Software Scans Family Photographs To Detect Genetic Disorders

This new computer program can use a digital picture to help diagnose rare disorders.

According to New Scientist, 6 percent of all people in the world are thought to have rare genetic disorders. In first world countries genetic testing is available for some of the more common ones, like Down Syndrome; but the rarer disorders require a visit with a geneticist that is trained to make diagnoses based on pronounced facial features. Regrettably, there are very few people who are trained to do this, and for many that means they might never get an accurate diagnosis. Due to the hard work of a group of scientists at the University of Oxford, these life-changing analyses will soon be more available.

Christoffer Nellåker and Andrew Zisserman oversaw a team at the University of Oxford and together have created a new software that is capable of changing the future of healthcare. Using this technology, computers are able to analyze digital photographs and compare them to publicly available photos of people with genetic disorders. This helped the computer to learn to identify conditions based off factors like the shape and size of eyes, eyebrows, lips, and noses. This testing revealed that 93 percent of all predictions were accurate.

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Initially, computers were fed 1363 images of people with eight different genetic disorders, each of which was represented by 100 to 283 images, but those numbers have increased. Currently, the software is able to identify 90 different rare genetic disorders, and the database contains 2754 images of people with these disorders. While the system can not definitely make a diagnosis, studies have shown that the program makes it 30 times more likely that a correct diagnosis will be determined compared to a clinician alone.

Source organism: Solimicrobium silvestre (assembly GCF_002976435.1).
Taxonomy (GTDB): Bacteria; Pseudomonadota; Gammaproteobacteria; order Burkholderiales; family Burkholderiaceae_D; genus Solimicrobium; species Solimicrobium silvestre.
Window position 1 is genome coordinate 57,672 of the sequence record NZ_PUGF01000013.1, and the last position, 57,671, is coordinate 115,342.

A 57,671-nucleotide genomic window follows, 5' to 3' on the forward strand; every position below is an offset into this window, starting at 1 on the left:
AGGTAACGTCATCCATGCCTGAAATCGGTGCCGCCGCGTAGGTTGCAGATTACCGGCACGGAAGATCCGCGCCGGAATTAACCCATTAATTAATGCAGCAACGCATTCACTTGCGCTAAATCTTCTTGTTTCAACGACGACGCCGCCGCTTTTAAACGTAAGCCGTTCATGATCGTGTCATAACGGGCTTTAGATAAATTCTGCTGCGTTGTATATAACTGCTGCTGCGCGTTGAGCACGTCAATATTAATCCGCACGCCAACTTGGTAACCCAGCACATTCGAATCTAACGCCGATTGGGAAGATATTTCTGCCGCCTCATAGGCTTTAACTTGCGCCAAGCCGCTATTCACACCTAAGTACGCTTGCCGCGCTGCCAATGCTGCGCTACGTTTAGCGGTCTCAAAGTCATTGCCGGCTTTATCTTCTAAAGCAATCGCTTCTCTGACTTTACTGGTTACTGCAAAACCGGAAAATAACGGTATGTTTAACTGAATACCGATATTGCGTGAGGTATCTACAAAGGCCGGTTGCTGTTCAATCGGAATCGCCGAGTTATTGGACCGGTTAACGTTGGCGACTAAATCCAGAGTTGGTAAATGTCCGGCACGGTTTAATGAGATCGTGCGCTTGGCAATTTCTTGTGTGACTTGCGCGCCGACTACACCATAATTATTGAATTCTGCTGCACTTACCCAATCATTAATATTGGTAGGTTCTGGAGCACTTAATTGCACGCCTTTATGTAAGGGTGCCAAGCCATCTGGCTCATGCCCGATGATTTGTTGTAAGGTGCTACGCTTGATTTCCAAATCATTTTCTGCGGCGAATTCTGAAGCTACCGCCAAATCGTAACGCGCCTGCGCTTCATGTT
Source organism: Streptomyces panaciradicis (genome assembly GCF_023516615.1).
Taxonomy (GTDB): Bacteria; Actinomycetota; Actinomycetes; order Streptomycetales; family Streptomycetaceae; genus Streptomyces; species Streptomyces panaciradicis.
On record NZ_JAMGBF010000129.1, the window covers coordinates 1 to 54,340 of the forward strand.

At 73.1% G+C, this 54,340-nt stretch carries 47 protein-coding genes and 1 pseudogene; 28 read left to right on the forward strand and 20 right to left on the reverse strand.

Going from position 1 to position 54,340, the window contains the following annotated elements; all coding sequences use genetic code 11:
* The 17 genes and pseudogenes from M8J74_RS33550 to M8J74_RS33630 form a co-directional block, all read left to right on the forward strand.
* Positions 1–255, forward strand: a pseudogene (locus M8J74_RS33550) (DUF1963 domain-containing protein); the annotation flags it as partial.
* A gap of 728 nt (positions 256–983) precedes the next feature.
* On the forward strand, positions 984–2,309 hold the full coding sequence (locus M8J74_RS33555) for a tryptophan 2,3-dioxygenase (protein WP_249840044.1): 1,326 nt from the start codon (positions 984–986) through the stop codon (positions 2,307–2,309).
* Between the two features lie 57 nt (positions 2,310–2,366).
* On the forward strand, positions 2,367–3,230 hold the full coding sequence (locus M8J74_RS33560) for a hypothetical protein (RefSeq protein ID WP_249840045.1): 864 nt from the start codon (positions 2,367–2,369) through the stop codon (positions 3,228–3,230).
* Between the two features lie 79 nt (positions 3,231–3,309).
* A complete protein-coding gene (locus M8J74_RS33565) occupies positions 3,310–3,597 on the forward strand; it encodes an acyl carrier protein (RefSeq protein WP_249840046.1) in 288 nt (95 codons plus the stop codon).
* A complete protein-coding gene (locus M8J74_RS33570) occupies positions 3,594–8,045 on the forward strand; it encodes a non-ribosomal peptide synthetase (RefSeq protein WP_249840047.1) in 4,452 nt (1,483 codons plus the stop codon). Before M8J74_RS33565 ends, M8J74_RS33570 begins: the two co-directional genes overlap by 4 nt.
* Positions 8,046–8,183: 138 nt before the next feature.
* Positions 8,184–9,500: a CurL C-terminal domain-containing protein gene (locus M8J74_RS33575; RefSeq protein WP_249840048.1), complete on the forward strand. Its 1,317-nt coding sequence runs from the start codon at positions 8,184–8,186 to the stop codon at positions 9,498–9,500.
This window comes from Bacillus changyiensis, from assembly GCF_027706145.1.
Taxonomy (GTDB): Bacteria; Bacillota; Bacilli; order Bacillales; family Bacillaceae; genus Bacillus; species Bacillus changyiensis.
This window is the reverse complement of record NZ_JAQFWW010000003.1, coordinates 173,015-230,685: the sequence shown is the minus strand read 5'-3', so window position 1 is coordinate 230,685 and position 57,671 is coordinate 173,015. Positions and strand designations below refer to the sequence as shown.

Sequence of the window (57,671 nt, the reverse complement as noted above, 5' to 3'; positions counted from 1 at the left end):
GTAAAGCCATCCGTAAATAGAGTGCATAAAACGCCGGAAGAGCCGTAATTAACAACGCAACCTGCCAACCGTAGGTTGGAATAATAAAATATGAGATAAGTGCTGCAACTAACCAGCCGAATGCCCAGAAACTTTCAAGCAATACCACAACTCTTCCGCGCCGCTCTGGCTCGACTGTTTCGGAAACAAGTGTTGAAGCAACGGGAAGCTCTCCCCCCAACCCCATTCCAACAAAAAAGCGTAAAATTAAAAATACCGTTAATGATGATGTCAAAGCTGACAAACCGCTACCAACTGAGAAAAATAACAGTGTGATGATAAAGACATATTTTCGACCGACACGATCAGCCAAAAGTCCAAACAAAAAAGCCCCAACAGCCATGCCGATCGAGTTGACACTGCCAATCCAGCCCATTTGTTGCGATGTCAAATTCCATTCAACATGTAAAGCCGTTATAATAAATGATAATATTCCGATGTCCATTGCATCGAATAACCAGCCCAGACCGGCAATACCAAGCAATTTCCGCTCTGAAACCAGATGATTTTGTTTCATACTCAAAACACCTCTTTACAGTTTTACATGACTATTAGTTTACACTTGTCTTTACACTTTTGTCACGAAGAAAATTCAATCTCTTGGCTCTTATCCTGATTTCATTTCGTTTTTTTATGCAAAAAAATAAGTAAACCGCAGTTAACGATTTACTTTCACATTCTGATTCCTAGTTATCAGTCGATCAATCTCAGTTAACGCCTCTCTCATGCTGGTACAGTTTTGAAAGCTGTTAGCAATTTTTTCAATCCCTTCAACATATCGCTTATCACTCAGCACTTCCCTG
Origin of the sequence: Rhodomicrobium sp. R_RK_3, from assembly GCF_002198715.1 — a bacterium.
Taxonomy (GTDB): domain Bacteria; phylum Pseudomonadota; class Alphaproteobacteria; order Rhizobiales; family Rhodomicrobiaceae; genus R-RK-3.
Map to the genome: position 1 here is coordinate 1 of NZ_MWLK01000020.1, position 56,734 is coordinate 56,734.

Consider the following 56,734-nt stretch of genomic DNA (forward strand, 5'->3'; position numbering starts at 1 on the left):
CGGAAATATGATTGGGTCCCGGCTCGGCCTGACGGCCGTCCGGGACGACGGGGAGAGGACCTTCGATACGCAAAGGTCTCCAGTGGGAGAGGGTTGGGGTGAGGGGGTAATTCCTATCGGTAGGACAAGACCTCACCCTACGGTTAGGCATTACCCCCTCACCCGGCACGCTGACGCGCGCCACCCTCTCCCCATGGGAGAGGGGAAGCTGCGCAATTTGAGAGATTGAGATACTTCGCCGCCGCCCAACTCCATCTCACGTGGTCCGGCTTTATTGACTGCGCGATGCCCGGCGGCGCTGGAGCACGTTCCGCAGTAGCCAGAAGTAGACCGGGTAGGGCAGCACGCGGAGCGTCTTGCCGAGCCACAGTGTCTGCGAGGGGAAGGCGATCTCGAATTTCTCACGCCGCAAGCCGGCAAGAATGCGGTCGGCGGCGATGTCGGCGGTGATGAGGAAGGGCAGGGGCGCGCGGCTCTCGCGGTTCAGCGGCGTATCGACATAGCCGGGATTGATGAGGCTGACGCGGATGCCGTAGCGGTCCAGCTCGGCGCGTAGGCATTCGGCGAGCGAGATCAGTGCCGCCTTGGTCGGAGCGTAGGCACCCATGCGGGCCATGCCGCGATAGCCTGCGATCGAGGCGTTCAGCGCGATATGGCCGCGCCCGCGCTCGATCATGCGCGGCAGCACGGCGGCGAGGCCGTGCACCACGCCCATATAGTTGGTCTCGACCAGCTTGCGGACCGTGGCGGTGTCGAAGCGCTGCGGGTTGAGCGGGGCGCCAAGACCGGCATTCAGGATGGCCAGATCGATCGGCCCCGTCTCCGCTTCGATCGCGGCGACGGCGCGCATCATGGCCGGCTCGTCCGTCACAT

As beneficial as this software could be for people in first world countries, its impact will be much greater in developing countries without access to doctors and medical supplies. A photo could be taken on a smartphone and sent to a computer halfway across the world, resulting in a prompt diagnosis.

Nellåker is hoping to train the algorithm to analyze frontal as well as profile pictures. In addition, he hopes to pair the system with DNA analyzing programs so that facial and genetic features of disorders can be evaluated together. Regardless of whether or not those ideas ever come to fruition, it’s clear that this software marks the beginning of more accessible genetic diagnoses, which in turn should lead to better treatment.

University of Oxford

[h/t] Gizmodo, New Scientist

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